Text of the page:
Sing: Come, Sinners, to the Gospel Feast, UMH 616
The Citadel is one of the world’s greatest monuments to medieval warfare. It is a highly visible landmark on Cairo’s east side and is built on a spur of limestone that had been detached from its parent Mogattam Hills by quarrying. This area began its life not as a great military base of operations, but as the “Dome of the Wind,” a pavilion created in 810 AD by Hatim Ibn Hartama, who was then governor. The governors who followed also enjoyed the site’s cool breeze and view of Cairo for the next three hundred years. Between 1176 and 1183 Salah ad-Din Yusuf Ibn al Ayyubi (Saladin) fortified the area to protect it against attacks by the Crusaders, and since then it has never been without a military garrison. Originally it served as both a fortress and a royal city. Salah ad-Din had come from Syria (a Tikrit born Kurd) where each town had some sort of fortress to act as a stronghold for the local ruler. So it was only natural that he would carry this custom to Egypt. Most of the fortifications you see today were built after Salah ad-Din’s rule, being added to by almost every invader since, some of whom destroyed much of what existed before them.
The Mohammed Ali Mosque (Alabaster Mosque)
Mohammed Ali Pasha al Mas’ud ibn Agha was the ruler of Egypt and founder of the country’s last dynasty of Khedives and Kings. He had this mosque designed by the Greek architect Yussuf Bushnaq and built in the Citadel of Cairo beginning in 1830. The mosque is his tomb and is known as the Alabaster Mosque because of the extensive use of this material.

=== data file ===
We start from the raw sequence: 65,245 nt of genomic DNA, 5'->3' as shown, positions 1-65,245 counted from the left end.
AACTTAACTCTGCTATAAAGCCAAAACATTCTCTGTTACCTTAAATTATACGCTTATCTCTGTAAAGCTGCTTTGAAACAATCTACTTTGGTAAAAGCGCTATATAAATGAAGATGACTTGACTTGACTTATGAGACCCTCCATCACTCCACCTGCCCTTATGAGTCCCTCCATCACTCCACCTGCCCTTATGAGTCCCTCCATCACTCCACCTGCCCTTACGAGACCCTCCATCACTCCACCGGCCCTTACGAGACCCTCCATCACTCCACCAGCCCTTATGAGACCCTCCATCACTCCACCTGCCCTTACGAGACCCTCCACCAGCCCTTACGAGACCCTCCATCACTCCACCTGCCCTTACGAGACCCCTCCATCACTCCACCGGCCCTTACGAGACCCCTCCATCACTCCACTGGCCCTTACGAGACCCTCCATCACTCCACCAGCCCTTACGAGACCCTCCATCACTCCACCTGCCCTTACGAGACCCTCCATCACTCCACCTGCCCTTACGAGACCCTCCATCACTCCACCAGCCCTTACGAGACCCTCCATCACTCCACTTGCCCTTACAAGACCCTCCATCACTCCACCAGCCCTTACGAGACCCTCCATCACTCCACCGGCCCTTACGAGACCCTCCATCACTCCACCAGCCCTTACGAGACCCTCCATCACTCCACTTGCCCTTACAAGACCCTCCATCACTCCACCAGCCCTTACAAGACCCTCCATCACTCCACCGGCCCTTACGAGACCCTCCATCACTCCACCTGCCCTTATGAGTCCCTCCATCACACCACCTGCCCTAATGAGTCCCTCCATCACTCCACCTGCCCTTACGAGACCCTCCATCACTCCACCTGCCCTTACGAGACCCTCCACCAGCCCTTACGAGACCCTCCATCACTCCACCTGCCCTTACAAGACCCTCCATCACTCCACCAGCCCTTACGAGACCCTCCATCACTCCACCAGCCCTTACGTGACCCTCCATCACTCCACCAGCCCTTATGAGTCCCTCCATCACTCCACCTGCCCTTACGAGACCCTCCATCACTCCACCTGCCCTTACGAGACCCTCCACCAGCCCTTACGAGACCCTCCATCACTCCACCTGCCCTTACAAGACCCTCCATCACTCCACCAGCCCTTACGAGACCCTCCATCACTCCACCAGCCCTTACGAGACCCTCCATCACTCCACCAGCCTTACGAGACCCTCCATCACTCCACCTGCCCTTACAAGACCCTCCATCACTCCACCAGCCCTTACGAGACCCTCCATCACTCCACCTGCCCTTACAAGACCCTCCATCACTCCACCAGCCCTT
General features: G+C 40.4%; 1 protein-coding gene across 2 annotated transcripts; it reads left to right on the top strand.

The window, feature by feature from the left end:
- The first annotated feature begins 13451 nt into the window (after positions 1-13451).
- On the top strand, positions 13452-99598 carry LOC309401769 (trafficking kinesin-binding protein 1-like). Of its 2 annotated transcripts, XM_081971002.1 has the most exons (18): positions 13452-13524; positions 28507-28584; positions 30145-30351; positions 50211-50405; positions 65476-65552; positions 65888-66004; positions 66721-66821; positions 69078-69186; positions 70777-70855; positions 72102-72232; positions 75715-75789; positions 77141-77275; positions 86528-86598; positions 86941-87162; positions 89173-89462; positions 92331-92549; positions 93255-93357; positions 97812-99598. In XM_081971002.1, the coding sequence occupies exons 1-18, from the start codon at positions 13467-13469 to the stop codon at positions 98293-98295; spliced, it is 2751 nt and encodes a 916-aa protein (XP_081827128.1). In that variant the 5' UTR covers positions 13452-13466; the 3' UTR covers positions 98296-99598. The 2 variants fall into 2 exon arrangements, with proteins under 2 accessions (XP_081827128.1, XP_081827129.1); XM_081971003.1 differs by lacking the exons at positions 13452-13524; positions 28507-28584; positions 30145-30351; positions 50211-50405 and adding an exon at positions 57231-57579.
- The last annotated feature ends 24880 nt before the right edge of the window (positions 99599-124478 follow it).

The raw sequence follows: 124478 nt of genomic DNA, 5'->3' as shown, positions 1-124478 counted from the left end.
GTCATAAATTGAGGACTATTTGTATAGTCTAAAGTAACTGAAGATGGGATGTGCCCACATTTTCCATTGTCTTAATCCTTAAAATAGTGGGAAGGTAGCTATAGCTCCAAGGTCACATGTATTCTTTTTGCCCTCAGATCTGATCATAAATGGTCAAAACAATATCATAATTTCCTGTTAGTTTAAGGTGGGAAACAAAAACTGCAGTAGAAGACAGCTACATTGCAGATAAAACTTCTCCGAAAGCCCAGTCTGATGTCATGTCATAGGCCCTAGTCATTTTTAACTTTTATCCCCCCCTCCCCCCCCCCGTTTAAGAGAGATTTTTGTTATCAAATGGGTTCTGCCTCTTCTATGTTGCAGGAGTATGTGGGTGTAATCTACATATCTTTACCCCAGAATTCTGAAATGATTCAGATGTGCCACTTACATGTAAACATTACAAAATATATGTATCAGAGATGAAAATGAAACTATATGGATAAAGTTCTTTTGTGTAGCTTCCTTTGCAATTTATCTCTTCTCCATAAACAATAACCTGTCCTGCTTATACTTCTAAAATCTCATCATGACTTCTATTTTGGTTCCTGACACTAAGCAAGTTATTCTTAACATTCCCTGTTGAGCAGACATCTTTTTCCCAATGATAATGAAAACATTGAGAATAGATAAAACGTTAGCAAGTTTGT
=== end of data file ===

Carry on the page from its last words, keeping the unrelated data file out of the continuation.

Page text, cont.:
Two architectural features stand out: first, the fifty-four full or partial gray domes of the mosque including the 170 feet high and 69 feet wide main dome. The second feature that stands out is the two minarets. Each slender minaret is 270 feet tall and yet they are each built on a foundation less the ten feet wide.
On the west wall of the courtyard is an iron clock, a gift of the French king, with a tea salon on the upper level. It has never worked, and probably never will. Before we entered the mosque we removed our shoes or bought shoe covers – we are asked to do this in order to protect the expensive carpets that cover the floor. The inside is awesome – for its sheer size and its cavernous beauty. Particularly striking was the interplay of the morning sunbeams coming through the eastern windows and the lights suspended from the ceilings. We also enjoyed the parapet of the fortress to which we exited from the mosque. From the top of the Citadel wall we had great views of Cairo to the west.